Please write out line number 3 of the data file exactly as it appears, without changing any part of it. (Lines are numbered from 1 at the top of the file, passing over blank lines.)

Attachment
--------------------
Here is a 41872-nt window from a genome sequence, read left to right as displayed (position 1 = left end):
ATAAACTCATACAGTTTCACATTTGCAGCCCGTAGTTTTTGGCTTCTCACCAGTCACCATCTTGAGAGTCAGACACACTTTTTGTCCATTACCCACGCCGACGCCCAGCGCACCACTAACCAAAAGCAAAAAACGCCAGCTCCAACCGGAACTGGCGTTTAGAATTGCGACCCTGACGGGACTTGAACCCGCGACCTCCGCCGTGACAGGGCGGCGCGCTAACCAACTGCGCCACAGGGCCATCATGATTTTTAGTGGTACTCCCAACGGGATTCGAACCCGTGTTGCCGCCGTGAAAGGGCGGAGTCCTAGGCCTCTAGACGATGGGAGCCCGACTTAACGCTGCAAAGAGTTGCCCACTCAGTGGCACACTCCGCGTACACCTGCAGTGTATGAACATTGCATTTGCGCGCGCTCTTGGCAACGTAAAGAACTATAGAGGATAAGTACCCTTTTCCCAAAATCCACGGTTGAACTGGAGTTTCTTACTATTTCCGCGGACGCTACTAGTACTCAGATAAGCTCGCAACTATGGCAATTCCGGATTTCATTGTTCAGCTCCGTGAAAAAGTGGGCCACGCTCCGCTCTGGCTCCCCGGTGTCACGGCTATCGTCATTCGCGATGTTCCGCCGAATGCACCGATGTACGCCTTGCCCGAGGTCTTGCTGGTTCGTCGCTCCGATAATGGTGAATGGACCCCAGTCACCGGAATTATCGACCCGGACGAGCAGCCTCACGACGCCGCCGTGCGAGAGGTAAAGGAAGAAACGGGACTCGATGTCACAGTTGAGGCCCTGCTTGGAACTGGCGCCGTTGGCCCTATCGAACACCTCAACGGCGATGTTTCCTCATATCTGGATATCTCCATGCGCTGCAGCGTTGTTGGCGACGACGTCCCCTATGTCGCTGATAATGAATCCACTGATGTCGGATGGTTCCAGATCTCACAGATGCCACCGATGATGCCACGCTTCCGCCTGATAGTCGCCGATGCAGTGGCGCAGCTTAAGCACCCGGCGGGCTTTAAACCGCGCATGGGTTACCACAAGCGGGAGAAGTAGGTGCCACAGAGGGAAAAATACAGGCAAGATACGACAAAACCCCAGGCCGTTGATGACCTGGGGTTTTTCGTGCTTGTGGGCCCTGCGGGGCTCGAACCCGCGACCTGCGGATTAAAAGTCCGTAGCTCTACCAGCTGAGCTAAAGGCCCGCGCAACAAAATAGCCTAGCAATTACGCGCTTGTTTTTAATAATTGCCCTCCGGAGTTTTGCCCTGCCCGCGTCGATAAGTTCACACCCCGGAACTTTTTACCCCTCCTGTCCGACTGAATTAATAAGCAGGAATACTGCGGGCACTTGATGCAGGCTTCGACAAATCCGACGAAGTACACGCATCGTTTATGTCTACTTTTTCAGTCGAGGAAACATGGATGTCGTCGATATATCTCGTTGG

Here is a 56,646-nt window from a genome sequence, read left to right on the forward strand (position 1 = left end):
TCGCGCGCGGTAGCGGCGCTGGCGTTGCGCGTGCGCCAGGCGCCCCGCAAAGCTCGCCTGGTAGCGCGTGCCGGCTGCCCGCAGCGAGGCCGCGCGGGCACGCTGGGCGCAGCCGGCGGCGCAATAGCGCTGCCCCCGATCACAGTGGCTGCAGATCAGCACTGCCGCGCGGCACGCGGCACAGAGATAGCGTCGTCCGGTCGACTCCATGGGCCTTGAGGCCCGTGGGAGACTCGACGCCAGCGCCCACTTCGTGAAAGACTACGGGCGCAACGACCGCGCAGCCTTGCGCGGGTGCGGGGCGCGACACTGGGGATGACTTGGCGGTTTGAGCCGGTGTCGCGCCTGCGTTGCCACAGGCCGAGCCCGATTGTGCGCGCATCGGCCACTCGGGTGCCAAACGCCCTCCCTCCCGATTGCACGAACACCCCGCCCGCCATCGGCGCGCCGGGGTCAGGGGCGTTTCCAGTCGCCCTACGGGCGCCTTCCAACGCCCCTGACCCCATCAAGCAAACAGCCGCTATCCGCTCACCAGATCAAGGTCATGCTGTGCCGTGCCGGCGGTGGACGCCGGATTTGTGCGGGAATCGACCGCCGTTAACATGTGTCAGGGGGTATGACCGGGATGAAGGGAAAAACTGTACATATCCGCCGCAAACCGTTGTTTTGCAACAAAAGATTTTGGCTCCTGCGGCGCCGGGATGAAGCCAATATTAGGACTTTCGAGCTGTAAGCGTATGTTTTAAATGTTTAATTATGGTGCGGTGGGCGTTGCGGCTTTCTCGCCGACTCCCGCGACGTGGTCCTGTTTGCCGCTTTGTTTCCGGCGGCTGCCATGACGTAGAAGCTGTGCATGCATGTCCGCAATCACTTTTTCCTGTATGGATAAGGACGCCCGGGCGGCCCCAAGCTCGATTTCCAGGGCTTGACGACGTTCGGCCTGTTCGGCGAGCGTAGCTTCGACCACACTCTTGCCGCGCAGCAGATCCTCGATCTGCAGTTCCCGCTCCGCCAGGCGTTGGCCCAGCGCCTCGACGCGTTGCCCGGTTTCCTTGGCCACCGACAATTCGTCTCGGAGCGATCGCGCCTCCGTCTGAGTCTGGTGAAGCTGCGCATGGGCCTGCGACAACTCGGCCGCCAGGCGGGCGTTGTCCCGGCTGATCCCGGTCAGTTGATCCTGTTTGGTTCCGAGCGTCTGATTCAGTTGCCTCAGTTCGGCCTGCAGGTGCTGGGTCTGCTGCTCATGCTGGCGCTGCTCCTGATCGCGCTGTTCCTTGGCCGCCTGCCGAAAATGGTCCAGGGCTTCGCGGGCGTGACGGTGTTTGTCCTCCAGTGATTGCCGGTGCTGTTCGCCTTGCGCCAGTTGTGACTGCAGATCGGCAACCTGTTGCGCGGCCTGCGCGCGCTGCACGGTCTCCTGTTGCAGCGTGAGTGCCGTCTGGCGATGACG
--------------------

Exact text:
Here is a 56,646-nt window from a genome sequence, read left to right on the forward strand (position 1 = left end):